ADMIN posted a blog entry in Geo News BlogMeghan Markle's former colleague does not spare the palace over their behaviour with the Duchess of Sussex
Robots 'not evil' says Boston Dynamics as humanoids go viral
ADMIN posted a blog entry in Geo News BlogRobots 'not evil' says Boston Dynamics as humanoids go viral.? Photo. Reuters/fileLisbon: As videos of robot-like dogs made by Boston Dynamics go viral on the internet, the humanoids' uncanny abilities have also sparked worries that they could...
Trump says Las Vegas massacre an 'act of pure evil'
ADMIN posted a blog entry in Geo News BlogUS President Donald Trump leaves after delivering a statement on the Las Vegas shooting. -AFP WASHINGTON: President Donald Trump decried the massacre of at least 58 Las Vegas concert goers as an "act of pure evil" Monday, but refrained from addressing calls for gun control. Delivering televised remarks from the White House, Trump ordered that flags be flown at half-staff until sunset Friday, offered prayers for the victims and announced he would visit Las Vegas on Wednesday. The FBI says it has so far found "no connection" between international terrorist groups and the Vegas attack. Calling for unity, Trump instead tried to console the nation - an act that has become a grim rite of passage for modern US presidents as each mass shooting rekindles the divisive national debate on gun control. "In moments of tragedy and horror, America comes together as one - and it always has," Trump said. "Our unity cannot be shattered by evil. Our bonds cannot be broken by violence. And though we feel such great anger at the senseless murder of our fellow citizens, it is our love that defines us today - and always will, forever." But in the immediate aftermath of the shooting, that unity was difficult to find. 'Right to bear arms' Police have identified the heavily armed gunman behind the Sunday night massacre in Las Vegas - the deadliest mass shooting in modern US history which left more than 500 injured - as a 64-year-old Nevada resident named Stephen Craig Paddock. Paddock apparently killed himself before a SWAT team breached his hotel room overlooking the concert venue, recovering at least eight rifles. Trump's vanquished election rival Hillary Clinton hit out at the gun manufacturers lobby - the National Rifle Association - which has backed a congressional push to make it easier to obtain a gun silencer. "The crowd fled at the sound of gunshots. Imagine the deaths if the shooter had a silencer," tweeted Clinton, whose Democratic Party has tried in vain to introduce lasting gun control measures despite the national scourge of mass shootings. "Our grief isn't enough. We can and must put politics aside, stand up to the NRA, and work together to try to stop this from happening again." The issue of gun control is highly sensitive in the United States and Trump's own views on the issue have changed markedly over his years in public life. After the 2012 Sandy Hook Elementary School shooting, where 20 six and seven-year-old children and six adults were mowed down by a disturbed 20-year-old, Trump appeared to favor stricter rules. Back then, president Barack Obama - who often called Sandy Hook the worst moment of his eight-year presidency and recalls even his Secret Service detail in tears - called for the deadlock to be broken and for Congress to act. At that time Trump tweeted: "President Obama spoke for me and every American in his remarks in #Newtown Connecticut." But since then Trump - whose White House bid was eagerly endorsed by the NRA - has positioned himself as a staunch defender of the constitutional "right to keep and bear arms." US Senator Chris Murphy, who was the congressman for Sandy Hook, renewed a call for action in the wake of the Las Vegas attack. "Nowhere but America do horrific large-scale mass shootings happen with this degree of regularity," he said. "This must stop. It is positively infuriating that my colleagues in Congress are so afraid of the gun industry that they pretend there aren´t public policy responses to this epidemic."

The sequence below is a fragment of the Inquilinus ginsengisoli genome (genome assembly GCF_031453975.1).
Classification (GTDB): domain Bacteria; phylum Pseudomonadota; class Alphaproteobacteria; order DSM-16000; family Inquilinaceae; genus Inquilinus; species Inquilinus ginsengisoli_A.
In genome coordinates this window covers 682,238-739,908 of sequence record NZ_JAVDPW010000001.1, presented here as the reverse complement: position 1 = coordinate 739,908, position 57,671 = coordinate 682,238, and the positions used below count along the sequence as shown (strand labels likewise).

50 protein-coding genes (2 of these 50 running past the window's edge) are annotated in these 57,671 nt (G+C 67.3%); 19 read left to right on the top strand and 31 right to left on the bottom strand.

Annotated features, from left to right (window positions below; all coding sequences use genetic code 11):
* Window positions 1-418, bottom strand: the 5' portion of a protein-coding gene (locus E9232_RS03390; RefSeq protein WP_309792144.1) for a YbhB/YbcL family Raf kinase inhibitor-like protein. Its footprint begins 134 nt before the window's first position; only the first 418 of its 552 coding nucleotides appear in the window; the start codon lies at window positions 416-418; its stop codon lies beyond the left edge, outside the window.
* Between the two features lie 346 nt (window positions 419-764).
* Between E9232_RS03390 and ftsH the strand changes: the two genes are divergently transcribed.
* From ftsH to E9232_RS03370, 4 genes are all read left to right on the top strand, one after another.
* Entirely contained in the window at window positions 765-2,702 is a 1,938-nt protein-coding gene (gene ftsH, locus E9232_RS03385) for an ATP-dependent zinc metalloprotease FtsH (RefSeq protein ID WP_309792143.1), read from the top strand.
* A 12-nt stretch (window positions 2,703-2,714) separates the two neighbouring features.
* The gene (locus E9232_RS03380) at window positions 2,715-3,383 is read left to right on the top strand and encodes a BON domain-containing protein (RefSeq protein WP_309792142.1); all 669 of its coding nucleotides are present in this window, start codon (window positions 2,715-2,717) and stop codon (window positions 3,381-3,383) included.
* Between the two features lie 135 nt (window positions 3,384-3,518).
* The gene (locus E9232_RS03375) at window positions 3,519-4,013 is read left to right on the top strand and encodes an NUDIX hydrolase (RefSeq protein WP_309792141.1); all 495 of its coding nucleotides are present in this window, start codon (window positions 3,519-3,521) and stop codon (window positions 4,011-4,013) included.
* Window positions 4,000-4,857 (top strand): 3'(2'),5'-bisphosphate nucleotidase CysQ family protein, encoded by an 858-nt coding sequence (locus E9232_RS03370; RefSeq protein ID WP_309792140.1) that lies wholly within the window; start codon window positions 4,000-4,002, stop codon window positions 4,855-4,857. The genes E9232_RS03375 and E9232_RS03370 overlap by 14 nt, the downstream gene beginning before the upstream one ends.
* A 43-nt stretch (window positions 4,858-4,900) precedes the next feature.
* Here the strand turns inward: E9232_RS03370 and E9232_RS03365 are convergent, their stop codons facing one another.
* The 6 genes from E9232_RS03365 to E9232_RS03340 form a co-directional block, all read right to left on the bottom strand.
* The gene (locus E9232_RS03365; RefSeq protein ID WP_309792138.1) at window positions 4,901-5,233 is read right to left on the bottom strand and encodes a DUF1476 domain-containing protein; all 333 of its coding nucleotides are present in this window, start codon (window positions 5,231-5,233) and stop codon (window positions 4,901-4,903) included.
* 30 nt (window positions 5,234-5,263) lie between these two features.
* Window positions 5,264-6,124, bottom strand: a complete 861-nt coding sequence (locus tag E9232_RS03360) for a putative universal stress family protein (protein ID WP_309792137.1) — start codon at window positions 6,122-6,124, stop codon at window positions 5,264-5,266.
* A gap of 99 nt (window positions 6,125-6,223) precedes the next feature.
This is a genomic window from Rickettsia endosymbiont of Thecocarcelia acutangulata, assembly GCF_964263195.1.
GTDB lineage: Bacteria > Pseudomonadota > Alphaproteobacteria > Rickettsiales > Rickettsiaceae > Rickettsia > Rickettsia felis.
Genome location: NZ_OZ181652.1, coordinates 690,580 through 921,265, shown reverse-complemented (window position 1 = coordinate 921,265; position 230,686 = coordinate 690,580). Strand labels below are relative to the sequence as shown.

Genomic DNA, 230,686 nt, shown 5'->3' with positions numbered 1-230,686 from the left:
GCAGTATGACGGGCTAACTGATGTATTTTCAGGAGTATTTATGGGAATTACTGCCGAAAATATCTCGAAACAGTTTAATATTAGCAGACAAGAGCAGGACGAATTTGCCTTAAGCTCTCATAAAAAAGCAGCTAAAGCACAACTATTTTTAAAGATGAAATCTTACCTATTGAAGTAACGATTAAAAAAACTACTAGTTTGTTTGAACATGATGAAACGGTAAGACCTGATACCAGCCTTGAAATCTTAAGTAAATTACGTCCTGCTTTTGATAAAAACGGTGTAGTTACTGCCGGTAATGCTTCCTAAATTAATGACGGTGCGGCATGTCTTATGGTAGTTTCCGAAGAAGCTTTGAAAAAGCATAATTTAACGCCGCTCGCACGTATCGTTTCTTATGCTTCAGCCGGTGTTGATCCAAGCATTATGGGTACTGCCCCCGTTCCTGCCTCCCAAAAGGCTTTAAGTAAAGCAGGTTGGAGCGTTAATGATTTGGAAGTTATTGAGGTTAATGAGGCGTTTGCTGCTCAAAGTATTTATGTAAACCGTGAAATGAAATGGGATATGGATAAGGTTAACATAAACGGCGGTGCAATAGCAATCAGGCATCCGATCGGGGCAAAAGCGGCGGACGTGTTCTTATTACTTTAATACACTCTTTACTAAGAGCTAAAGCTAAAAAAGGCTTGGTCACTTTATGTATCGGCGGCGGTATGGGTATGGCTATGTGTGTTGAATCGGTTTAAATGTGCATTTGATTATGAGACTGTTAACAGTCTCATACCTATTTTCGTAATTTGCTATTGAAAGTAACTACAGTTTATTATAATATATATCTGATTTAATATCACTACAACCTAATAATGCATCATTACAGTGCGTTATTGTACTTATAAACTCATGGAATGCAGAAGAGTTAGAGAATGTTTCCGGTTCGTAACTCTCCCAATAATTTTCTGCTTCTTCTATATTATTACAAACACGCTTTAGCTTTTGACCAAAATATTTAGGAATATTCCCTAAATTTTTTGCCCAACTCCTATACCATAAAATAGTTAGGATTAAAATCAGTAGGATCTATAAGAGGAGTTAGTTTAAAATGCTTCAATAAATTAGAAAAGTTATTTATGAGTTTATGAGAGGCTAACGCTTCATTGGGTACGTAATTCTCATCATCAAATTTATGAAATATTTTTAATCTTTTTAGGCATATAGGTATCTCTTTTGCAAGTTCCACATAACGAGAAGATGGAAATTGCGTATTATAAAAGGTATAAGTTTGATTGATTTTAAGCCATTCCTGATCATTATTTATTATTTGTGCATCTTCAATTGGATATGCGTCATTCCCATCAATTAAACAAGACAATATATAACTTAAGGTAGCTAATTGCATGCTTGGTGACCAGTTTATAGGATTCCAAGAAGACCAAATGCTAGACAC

'Resident Evil' lays zombies to rest after 15 grisly years
waqas dar posted a blog entry in Geo News BlogLike a horde of undead, "Resident Evil" has shuffled relentlessly forward over six films, taking a fleshy $1.2 billion chunk from movie-goers to become the biggest ever cinematic video game tie-in. Unlike the eviscerated victims of the franchise's bloodthirsty genetically modified flesh-eaters, however, the creators of "Resident Evil" are going out on their own terms. Director Paul W.S. Anderson has said the DVD and Blu-ray of "Resident Evil: The Final Chapter," released this week, will be the last offering from a series that has been savaged by critics but adored by its loyal devotees. When the idea for the first film, "Resident Evil," germinated from a marathon gaming session at the turn of the millennium, the world wasn't exactly crying out for another video game turned into a movie. "It was a movie that was made against the odds. It was made outside of the studio system with no American involvement," Anderson, 53, told AFP. "At our very first test screening, if we hadn't scored really very high, the movie was going to go straight to DVD and there would have been no franchise." At that stage, around a dozen game adaptations had already been tried, starting with "Super Mario Bros." in 1993. A few -- the first two "Pokemon" films, "Lara Croft: Tomb Raider" and Anderson's own "Mortal Kombat" -- did very respectable business at the box office but all were panned by critics. Ground Zero Japanese developer Capcom's blood-spattered "Resident Evil" had grown into a global phenomenon however and Anderson felt it could buck the trend. The 52-year-old British writer-director cut himself off from the world to immerse himself in the game, emerging bleary-eyed two weeks later with an idea for a movie. "I felt it was way ahead of the curve. It was talking about things that people weren't paying any attention to, this idea of corporate malfeasance and the fact that your government probably wasn't looking after your best interests," he said. The movie, based loosely on the first two video games follows a special ops unit as it fights a powerful, out-of-control supercomputer and hundreds of scientists who have mutated into flesh-eating creatures after a laboratory accident. Anderson shot almost the entire movie in Berlin but was mid-air on the way to filming the final scene in Canada on September 11, 2001 when two planes slammed into the World Trade Center in New York. "I was one of the last flights out of New York to Toronto, and we ended up just closing down the shoot and doing it a month later, because it became a no-fly zone," said Anderson, who produced all six chapters, directing the first and the final three. "Originally the movie was called 'Resident Evil: Ground Zero.' We obviously had to change that." "Resident Evil" (2002) was an immediate hit, more than tripling its $33 million budget, and the trend throughout its sequels has been an upward trajectory towards the $312 million box office receipts of "The Final Chapter." The series is unusual in the world of blockbuster franchises in that it has been carried over 15 years by a single female lead, Milla Jovovich, who made her name in "The Fifth Element" (1997), briefly marrying its French director Luc Besson Respect Mutual respect blossomed into love for Anderson and Jovovich, 41. The pair married in 2009 -- between "Extinction" and "Afterlife" -- and have two daughters, the eldest of whom made her film debut in "The Final Chapter." "When I first came to Hollywood to make 'Mortal Kombat' back in the day, there was this rule that female-led action movies don't work and American studios didn't want to make them," Anderson said. Despite its brave casting, critics were not kind to the series -- Time Out's review of "Resident Evil" as a "derivative, tedious mess" wasn't an outlier -- but the first movie in particular has since grown a passionate fanbase and more generous reviews. "There are so many movies that receive critical pannings and then become classics. It's really nice to be in that bunch, to be honest," said Jeremy Bolt, the producer for most of Anderson's movies, including all six "Resident Evil" films. The home entertainment release was marked Tuesday with a special screening in Hollywood of the original "Resident Evil," arranged by superfan Kory Davis, who is better known as film fan and Twitter personality @moviedude18. "The games were really good at first and then they kind of lost their way but I feel like the movies stayed consistent," he said. Next up for Anderson is "Monster Hunter," another Capcom video game adaptation which is actually outselling "Resident Evil." "I'm staying in my wheelhouse, not making any romantic comedies in a hurry," he joked.